Udaipur to Ranakpur

21st February 2014 (Day 13) Udaipur to Ranakpur, Rajasthan, India

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Flute music with breakfast at our hotel.

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Indian road construction is not as mechanised as in developed countries.

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Still in Udaipur.  They are making concrete.  Sand, gravel and water.

We immediately noticed a great difference in arriving in Rajasthan after travelling in Delhi and Agra and the surrounding countryside – effective rubbish collection and no piles of rubbish lying around.  There were fewer obviously poor people and hardly any beggars.    There were also more people on motor scooters and motor bikes and fewer people with hand carts.  As well as that, there were a significant number of women riding motor scooters or motor bikes and hardly any in Delhi or Agra.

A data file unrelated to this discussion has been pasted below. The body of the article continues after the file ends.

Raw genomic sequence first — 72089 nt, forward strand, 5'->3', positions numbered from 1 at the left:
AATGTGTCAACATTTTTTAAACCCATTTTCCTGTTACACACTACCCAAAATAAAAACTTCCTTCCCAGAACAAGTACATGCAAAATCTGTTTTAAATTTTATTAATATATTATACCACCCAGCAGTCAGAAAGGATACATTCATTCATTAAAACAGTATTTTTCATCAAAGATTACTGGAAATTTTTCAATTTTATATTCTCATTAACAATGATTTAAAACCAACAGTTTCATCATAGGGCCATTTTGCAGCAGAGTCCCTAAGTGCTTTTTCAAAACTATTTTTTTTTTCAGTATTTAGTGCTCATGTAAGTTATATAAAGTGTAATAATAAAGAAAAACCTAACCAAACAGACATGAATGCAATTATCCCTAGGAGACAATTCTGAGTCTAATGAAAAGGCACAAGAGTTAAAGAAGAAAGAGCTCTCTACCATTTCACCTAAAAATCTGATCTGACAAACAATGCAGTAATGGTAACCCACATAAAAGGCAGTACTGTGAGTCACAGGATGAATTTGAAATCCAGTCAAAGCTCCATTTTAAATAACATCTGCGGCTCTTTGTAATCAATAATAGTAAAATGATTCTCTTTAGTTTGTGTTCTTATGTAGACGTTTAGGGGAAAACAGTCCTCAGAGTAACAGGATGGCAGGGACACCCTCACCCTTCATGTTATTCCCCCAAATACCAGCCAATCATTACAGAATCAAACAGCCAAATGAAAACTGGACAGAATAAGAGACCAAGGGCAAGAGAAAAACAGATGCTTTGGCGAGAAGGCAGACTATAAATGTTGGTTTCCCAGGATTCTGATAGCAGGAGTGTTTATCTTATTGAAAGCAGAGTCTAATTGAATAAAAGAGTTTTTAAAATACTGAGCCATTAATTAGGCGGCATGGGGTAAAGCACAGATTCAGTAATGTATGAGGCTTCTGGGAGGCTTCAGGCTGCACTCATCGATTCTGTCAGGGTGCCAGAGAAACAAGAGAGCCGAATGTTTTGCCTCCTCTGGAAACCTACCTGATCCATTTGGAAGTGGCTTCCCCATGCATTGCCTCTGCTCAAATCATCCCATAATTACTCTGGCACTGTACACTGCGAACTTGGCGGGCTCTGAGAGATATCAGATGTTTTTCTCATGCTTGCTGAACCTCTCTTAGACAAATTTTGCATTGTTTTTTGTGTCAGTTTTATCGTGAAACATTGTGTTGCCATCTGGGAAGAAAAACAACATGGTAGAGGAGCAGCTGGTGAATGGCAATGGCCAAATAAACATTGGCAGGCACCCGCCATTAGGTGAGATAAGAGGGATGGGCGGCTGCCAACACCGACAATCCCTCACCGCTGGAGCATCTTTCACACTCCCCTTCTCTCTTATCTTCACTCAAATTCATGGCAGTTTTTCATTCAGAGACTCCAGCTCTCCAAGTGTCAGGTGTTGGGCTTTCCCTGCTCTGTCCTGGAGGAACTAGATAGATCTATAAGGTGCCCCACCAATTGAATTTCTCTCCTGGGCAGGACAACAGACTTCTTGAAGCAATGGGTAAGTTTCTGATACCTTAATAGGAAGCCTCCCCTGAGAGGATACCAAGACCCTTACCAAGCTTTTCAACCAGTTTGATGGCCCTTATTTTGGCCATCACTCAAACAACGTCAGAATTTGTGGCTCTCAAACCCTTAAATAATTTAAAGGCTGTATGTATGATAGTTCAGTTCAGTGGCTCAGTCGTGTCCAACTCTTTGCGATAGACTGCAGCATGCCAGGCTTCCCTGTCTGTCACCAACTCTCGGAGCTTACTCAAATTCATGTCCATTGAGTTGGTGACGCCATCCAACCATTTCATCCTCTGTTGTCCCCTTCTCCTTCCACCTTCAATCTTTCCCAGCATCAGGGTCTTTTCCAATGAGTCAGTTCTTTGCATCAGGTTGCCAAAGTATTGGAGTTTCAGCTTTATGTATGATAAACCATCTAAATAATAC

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DSCF2650 Now leaving Udaipur and travelling north….

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The oxen are turning a water wheel for irrigation which is hidden behind them.  We stopped here for a while and I was given the honour of sitting in the chair and going round with the oxen.

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If you look at the signs you will see that this is a campus for the Pacific University.

Well, OK, another explanation is that this village is visible from the road and they have some advertising billboards on their walls.

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We are now in the hills of Kumbhalgarh National Park and these are Common Langurs.

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Lake Pichola

20th February 2014 (Day 12) Udaipur, Rajasthan, India